According to Neniškis, significant changes will have to happen if we want to reach Baltic ambitious targets of emission reduction and energy independence. “Unfortunately, everything comes at a certain cost. Therefore, each step must be well-calculated and observed. We shouldn’t dive in headfirst. For this reason, we have modelled measures, described the Baltics’ National Energy and Climate Plans (NECPs), and analyzed outcomes in the FasTen project,” he says.

Different roles for different sectors

On the Baltics’ journey towards decarbonization, Teremranova explains that “all sectors are important, though there are differences. Heat and power generation currently account for most of the emissions from the energy sector, which is why it is of greatest interest to restructure and model the replacement of fuels with renewable energy sources.”

Neniškis agrees. “Decarbonizing the power sector first is of great importance, as it determines the effectiveness of electrification and emission reduction measures in other sectors, such as the buildings sector. Most likely, the decarbonization of the power sector will happen through greater use of variable renewable sources,” he says. “As for the district heating sector, already more than half of the heat is produced from biomass or waste in Lithuania and Latvia. In Estonia, however, about a third of the heat is produced from oil shale and should be replaced by biomass.”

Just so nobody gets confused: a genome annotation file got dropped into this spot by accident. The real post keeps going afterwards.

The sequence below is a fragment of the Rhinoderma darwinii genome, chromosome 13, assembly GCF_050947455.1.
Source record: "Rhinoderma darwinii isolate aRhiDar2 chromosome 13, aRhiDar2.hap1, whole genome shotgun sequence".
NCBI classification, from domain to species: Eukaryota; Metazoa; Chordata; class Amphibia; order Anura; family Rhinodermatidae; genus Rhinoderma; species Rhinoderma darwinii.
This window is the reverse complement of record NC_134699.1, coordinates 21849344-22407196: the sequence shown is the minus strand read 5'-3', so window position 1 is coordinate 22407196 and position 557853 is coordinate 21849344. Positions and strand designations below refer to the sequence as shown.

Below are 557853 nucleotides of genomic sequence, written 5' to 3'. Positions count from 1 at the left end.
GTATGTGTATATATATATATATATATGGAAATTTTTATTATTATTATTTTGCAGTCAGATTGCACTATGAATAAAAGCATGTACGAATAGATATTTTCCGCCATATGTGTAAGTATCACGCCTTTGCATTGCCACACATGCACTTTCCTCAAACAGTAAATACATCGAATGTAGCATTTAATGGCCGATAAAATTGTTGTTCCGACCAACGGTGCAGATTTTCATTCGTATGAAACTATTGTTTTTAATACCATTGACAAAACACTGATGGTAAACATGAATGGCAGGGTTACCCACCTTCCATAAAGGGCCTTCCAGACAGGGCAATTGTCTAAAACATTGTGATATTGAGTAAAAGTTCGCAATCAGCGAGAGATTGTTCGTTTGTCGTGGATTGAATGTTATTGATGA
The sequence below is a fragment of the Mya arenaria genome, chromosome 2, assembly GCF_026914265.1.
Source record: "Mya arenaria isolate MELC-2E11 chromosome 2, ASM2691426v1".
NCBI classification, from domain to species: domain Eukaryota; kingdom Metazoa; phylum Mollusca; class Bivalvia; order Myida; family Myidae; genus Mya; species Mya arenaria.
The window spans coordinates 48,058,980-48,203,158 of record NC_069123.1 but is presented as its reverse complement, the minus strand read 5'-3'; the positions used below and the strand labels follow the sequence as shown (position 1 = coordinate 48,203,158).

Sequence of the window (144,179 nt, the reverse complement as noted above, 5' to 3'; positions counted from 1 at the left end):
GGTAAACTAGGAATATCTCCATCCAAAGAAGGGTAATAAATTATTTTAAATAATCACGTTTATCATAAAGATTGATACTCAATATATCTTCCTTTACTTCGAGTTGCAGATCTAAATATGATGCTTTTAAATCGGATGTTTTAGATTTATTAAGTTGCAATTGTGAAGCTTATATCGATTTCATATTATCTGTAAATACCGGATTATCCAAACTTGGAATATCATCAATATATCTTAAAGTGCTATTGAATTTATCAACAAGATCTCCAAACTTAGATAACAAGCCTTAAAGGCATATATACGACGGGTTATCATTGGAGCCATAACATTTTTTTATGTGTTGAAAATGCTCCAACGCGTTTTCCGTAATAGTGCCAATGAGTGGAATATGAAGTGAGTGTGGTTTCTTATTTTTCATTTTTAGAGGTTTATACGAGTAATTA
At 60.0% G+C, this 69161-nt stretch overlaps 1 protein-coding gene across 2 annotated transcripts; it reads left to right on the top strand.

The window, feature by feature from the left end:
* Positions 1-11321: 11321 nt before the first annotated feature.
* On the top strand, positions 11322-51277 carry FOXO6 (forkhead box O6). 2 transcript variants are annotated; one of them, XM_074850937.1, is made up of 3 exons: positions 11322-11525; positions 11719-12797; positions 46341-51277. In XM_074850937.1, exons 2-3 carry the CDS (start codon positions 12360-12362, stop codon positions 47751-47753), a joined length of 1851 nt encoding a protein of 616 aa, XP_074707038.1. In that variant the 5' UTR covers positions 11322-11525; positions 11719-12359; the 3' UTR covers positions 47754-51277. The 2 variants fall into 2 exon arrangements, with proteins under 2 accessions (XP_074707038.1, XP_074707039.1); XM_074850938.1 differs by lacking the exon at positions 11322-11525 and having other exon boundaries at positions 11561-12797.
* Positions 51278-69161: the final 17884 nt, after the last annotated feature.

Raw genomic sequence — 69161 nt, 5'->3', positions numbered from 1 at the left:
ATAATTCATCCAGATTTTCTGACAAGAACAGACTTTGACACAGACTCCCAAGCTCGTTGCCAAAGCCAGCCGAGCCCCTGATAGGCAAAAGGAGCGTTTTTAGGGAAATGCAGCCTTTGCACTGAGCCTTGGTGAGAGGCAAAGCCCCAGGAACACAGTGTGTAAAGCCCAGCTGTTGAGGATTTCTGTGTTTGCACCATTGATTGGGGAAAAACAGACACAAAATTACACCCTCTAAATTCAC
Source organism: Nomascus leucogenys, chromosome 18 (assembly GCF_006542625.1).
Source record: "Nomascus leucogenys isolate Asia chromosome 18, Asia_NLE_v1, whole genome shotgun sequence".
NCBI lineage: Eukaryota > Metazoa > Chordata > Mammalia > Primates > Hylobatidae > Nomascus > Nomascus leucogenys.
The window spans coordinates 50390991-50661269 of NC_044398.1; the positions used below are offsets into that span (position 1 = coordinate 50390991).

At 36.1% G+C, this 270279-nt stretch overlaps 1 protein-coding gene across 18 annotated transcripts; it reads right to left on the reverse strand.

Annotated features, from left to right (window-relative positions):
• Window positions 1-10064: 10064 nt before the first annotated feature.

When it comes to the transport sector, “substantial changes are not expected within the next ten years,” says Neniškis. This is “due to the high costs of replacing fuel-powered vehicles with electric ones, and to the need for additional rules and regulations,” according to Teremranova.

Considerations on national level and as a Baltic whole

In addition to the roles of different sectors in the Baltic energy system, the different countries in the Baltic region play their own parts. Simultaneously, Estonia, Latvia, and Lithuania need to make considerations as a Baltic whole.

“Regarding the power system, we are all in the same boat,” says Neniškis. “Changes in one Baltic country affect all three. The biggest and most impactful changes that await us include the disconnection from the BRELL-circle, a rapid increase of variable renewable sources in electricity generation and phasing out of oil shale power plants in Estonia.”